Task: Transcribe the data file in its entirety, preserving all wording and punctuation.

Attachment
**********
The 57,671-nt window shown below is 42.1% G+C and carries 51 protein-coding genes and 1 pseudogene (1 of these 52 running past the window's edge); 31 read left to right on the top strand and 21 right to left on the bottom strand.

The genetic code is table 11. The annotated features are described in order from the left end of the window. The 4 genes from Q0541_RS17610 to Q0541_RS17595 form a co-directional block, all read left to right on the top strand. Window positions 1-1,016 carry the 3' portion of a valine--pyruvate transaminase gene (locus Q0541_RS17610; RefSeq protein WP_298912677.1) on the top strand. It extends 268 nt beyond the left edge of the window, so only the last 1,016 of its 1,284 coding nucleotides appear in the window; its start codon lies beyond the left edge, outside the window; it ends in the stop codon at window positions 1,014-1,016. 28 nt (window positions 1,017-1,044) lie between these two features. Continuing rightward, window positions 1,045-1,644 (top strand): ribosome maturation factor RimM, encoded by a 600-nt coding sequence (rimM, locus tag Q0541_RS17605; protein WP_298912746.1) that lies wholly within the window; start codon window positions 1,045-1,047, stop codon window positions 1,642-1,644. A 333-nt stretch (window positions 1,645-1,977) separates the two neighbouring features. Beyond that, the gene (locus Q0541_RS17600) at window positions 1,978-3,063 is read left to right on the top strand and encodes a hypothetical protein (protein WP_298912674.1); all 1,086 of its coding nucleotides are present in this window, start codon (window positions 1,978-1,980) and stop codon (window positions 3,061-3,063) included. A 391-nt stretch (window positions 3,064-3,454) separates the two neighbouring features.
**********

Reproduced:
The 57,671-nt window shown below is 42.1% G+C and carries 51 protein-coding genes and 1 pseudogene (1 of these 52 running past the window's edge); 31 read left to right on the top strand and 21 right to left on the bottom strand.

The genetic code is table 11. The annotated features are described in order from the left end of the window. The 4 genes from Q0541_RS17610 to Q0541_RS17595 form a co-directional block, all read left to right on the top strand. Window positions 1-1,016 carry the 3' portion of a valine--pyruvate transaminase gene (locus Q0541_RS17610; RefSeq protein WP_298912677.1) on the top strand. It extends 268 nt beyond the left edge of the window, so only the last 1,016 of its 1,284 coding nucleotides appear in the window; its start codon lies beyond the left edge, outside the window; it ends in the stop codon at window positions 1,014-1,016. 28 nt (window positions 1,017-1,044) lie between these two features. Continuing rightward, window positions 1,045-1,644 (top strand): ribosome maturation factor RimM, encoded by a 600-nt coding sequence (rimM, locus tag Q0541_RS17605; protein WP_298912746.1) that lies wholly within the window; start codon window positions 1,045-1,047, stop codon window positions 1,642-1,644. A 333-nt stretch (window positions 1,645-1,977) separates the two neighbouring features. Beyond that, the gene (locus Q0541_RS17600) at window positions 1,978-3,063 is read left to right on the top strand and encodes a hypothetical protein (protein WP_298912674.1); all 1,086 of its coding nucleotides are present in this window, start codon (window positions 1,978-1,980) and stop codon (window positions 3,061-3,063) included. A 391-nt stretch (window positions 3,064-3,454) separates the two neighbouring features.